Pitiful creatures, some of them, old and broken and sick. They waited around for the free lunches the do-gooders served up. Drifters came because the weather was good, because they were out of work and hungry. Mason had sat through enough hearings on how to serve the homeless until he was weary of the whole thing. Like so many other issues, it didn’t look so black and white to him anymore. He could debate the police line one way and then turn around and with equal conviction, turn all the arguments upside down and sound like a goddamn liberal. Splitting up with Diana eroded the certainty out of him about a lot of things.
Mason came in just as Jimmy Edwards was signing for a Fed Ex box. Lawrence was in court. Edwards had a kind of sizzle, charisma, whatever it was called, a kind of scorched energy about him. Mason gave him that. He watched how his co-worker’s eyes followed him. He walked Mason back to his office. Edwards came across as willing to help but puzzled about Mason’s interest in the Sears property put together in 1946.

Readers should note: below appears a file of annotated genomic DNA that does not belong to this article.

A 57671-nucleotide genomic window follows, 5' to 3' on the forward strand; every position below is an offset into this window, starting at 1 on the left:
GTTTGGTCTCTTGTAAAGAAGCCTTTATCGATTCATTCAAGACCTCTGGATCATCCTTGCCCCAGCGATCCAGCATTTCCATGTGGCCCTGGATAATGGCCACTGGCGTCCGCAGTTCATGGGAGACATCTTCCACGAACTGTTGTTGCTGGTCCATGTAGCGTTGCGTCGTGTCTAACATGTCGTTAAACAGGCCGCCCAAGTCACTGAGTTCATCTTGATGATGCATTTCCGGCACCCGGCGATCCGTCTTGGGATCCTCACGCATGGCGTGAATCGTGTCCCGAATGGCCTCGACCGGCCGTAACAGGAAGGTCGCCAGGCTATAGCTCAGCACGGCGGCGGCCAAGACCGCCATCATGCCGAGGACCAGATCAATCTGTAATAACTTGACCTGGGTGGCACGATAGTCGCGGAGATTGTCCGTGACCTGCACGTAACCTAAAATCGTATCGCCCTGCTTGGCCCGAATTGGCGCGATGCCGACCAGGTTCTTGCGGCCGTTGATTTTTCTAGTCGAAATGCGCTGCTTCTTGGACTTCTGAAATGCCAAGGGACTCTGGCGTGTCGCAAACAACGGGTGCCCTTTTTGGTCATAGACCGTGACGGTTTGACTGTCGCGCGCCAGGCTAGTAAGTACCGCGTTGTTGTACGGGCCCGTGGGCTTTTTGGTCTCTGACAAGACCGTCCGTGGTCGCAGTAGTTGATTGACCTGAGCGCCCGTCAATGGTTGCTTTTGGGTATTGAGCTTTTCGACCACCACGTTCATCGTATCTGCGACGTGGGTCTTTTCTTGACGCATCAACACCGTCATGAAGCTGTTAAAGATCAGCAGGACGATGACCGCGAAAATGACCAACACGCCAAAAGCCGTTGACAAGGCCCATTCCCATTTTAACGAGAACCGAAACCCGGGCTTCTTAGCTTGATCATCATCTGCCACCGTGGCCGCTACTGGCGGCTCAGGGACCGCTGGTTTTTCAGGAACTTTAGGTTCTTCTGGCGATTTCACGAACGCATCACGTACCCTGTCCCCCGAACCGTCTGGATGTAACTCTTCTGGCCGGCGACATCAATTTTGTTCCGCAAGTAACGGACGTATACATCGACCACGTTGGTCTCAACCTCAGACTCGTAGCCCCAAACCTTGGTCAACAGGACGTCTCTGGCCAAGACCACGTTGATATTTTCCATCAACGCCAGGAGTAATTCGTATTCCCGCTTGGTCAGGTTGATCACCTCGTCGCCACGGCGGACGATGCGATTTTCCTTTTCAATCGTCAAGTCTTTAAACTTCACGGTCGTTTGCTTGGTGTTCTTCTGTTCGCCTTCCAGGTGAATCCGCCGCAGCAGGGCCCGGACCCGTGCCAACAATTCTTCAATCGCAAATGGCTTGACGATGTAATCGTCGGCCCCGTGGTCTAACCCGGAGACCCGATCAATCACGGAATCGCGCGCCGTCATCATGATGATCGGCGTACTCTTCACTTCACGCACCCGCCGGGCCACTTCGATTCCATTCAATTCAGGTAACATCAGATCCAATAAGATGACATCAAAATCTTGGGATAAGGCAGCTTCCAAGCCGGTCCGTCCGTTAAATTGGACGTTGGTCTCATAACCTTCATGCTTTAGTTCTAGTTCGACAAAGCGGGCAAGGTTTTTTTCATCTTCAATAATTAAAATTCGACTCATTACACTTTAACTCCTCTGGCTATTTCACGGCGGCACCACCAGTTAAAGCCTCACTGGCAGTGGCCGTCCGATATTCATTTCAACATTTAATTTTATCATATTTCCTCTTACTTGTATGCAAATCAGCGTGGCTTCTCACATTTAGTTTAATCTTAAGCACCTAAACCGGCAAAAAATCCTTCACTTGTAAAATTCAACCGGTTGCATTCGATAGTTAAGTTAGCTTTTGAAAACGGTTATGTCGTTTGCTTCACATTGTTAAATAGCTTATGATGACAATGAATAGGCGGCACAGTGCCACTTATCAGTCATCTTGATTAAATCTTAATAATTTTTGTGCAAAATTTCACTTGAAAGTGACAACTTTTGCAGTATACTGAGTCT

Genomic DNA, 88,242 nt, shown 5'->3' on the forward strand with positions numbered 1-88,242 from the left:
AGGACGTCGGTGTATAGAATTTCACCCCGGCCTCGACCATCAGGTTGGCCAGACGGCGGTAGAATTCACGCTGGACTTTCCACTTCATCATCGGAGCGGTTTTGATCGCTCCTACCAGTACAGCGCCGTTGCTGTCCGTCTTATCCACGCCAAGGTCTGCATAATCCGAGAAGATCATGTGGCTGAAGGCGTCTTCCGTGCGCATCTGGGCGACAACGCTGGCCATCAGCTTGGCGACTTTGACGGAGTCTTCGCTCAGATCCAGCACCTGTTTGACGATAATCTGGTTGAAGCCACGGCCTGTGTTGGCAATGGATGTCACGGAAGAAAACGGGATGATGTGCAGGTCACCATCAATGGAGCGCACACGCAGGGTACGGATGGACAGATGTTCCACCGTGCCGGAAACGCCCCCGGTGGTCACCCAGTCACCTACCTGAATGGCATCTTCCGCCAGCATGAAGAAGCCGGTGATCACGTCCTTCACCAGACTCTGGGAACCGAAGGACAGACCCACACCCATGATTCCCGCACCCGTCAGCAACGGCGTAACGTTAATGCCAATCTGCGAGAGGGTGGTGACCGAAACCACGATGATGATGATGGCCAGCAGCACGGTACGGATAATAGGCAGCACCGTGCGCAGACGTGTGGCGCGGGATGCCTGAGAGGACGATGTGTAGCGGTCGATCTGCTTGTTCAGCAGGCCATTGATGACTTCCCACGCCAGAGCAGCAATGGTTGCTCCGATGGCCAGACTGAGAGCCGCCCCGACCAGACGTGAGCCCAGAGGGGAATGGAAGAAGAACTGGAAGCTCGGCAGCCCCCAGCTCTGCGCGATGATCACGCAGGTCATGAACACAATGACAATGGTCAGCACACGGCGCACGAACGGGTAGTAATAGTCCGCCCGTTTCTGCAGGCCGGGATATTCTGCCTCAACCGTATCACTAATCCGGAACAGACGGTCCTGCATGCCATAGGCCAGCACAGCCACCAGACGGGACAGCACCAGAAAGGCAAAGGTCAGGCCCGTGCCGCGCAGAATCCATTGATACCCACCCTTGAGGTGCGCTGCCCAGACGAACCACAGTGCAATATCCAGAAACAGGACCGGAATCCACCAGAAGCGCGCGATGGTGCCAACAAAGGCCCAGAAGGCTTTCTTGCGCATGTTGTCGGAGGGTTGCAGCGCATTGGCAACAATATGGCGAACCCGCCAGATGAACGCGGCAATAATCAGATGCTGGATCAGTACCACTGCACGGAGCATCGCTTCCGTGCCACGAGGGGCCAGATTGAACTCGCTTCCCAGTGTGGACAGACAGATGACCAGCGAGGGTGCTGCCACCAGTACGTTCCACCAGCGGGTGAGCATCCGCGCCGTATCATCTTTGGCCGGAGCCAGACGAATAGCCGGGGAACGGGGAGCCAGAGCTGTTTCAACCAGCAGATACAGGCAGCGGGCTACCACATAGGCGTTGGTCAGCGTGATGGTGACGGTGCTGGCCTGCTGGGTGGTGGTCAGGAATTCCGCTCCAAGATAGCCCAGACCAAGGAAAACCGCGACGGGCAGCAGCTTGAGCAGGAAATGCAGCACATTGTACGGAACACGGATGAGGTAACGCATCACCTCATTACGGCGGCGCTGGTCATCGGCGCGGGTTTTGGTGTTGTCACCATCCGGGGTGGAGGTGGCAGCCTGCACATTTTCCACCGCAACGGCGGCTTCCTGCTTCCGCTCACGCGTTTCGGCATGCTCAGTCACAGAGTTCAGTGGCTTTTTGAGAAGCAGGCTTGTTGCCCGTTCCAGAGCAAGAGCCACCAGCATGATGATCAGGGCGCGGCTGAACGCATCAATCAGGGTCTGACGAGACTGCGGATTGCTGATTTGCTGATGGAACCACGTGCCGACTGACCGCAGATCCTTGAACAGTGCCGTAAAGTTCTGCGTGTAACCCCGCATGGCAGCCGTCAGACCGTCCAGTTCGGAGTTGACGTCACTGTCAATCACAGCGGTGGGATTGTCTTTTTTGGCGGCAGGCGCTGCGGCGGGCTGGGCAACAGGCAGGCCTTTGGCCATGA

“Why your interest in this?” He ripped the tape off the Sharper Image box and sat down, glancing up at Mason.
“Answer the question, Mr. Edwards.”
“Call me Jimmy.”
“Answer the question, Jimmy.”
“You want me to explain exactly what about the Sears property from 1946?”
“The store was built in 1946. Tell me about how that land deal was put together.”
“I don’t know just of the top of my head. Why would you want to know that?”
“Things come up.”
Edwards sent the bubble wrap flying, grinning at Mason, white teeth flashing.
“Breathalyzer. Ninety-nine bucks.
“You like to drink and drive?”
“Oh, come on. Don’t be a downer. I like my toys.”
Okay, asshole, Mason thought, here it comes. “We found something interesting in your background check. You were born Diego Eduardo Hernandez, County of Los Angeles, 1970. Let’s see, where is it? 1974?”
Edwards went hard-faced and stopped reading the instruction booklet. “So what?”
“Tell me. Do all your colleagues here know that the bio posted on the company’s website is bullshit? No sister living in Paris. Come on. Your parents teaching at Ivy League Schools? Your mother is Rosa Maria Marta Hernandez. Father Miguel Julio Contreras, deceased. Your mother is a housekeeper at the Beverly Wilshire Hotel. An illegal.”
“You were born and raised around Vermont and Exposition near USC.”
“Won a Neighborhood Scholarship to USC because I was smart and worked my ass off.”
“And kept your nose clean. No criminal record.”
“You got a point here, Mason?”
Mason made himself perfectly still, eyes fixed on Edwards-Hernandez, expression neutral. They waged the battle in tense silence. He became aware of the guy’s breathing.
Mason continued reading from the report prepared for him. “The good brother.”